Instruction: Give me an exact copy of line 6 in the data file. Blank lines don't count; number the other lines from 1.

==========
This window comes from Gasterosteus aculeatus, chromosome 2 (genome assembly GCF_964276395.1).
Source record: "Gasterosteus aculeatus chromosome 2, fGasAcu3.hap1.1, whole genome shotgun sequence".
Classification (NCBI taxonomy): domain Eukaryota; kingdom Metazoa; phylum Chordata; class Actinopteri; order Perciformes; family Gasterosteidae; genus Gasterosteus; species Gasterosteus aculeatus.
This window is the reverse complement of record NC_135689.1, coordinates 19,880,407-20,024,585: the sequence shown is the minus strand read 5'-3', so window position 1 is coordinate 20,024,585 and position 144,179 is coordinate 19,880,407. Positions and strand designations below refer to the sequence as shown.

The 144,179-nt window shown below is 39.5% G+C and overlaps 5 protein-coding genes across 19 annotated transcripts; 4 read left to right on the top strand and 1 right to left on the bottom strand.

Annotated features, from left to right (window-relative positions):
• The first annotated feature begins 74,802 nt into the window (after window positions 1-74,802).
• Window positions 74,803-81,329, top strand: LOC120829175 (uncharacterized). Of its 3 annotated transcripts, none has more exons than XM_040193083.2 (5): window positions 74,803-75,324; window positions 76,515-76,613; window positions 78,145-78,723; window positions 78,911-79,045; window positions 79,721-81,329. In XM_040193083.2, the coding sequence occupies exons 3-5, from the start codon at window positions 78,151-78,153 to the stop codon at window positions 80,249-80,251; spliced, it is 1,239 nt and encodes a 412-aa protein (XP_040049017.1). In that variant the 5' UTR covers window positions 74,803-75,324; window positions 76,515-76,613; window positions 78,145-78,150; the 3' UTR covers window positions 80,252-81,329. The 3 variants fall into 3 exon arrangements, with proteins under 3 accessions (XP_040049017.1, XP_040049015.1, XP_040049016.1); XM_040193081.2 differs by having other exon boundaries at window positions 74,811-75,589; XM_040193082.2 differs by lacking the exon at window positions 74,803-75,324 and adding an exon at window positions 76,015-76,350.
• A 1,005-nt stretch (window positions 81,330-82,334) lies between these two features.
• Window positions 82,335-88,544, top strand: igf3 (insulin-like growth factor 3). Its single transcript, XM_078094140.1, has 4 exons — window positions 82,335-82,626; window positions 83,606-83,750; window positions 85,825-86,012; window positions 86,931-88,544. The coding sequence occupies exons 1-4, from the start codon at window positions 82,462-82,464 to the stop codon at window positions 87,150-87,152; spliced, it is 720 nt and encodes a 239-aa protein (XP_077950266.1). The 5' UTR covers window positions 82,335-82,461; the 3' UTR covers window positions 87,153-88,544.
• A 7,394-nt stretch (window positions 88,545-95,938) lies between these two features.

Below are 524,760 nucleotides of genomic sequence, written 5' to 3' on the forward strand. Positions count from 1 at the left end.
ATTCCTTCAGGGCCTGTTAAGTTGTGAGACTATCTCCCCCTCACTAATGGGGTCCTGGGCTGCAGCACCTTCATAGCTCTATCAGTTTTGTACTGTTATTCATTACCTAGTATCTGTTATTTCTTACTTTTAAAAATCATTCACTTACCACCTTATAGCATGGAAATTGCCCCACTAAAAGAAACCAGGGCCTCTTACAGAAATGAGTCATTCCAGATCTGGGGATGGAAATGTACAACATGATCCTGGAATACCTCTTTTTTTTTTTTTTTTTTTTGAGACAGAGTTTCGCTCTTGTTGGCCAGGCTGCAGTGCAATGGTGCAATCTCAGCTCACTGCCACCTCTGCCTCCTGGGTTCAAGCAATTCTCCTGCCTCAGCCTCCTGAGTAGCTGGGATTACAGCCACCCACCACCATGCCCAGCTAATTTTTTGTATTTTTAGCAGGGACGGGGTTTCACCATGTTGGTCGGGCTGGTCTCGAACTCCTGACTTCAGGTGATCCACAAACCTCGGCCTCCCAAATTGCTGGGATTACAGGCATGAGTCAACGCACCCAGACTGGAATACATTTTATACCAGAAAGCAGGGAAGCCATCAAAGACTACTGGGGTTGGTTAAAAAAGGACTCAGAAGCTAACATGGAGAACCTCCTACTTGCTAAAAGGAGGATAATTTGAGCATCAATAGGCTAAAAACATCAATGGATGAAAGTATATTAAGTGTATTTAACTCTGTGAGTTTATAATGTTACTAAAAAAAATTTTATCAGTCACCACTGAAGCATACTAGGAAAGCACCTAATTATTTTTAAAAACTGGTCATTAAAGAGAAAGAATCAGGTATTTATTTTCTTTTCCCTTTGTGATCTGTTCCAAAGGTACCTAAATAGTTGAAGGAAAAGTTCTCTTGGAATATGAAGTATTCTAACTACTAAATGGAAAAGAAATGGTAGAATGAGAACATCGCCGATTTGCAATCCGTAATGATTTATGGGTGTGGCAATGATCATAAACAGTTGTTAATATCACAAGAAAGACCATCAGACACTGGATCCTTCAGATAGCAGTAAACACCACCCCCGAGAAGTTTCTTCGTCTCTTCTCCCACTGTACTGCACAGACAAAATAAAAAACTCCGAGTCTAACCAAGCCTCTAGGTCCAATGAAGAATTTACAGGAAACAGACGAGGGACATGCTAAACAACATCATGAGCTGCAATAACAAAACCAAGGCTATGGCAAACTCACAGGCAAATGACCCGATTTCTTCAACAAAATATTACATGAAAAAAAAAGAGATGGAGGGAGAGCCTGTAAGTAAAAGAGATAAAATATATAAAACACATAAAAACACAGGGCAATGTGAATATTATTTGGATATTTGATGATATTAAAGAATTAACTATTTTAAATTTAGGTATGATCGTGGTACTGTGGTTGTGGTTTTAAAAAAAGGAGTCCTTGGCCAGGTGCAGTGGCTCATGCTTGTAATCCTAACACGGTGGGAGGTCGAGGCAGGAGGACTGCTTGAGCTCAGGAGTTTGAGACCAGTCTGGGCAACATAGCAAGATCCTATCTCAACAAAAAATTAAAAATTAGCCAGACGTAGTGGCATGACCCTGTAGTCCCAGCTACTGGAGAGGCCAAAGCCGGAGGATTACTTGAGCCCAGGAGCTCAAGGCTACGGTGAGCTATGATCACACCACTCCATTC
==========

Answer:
Annotated features, from left to right (window-relative positions):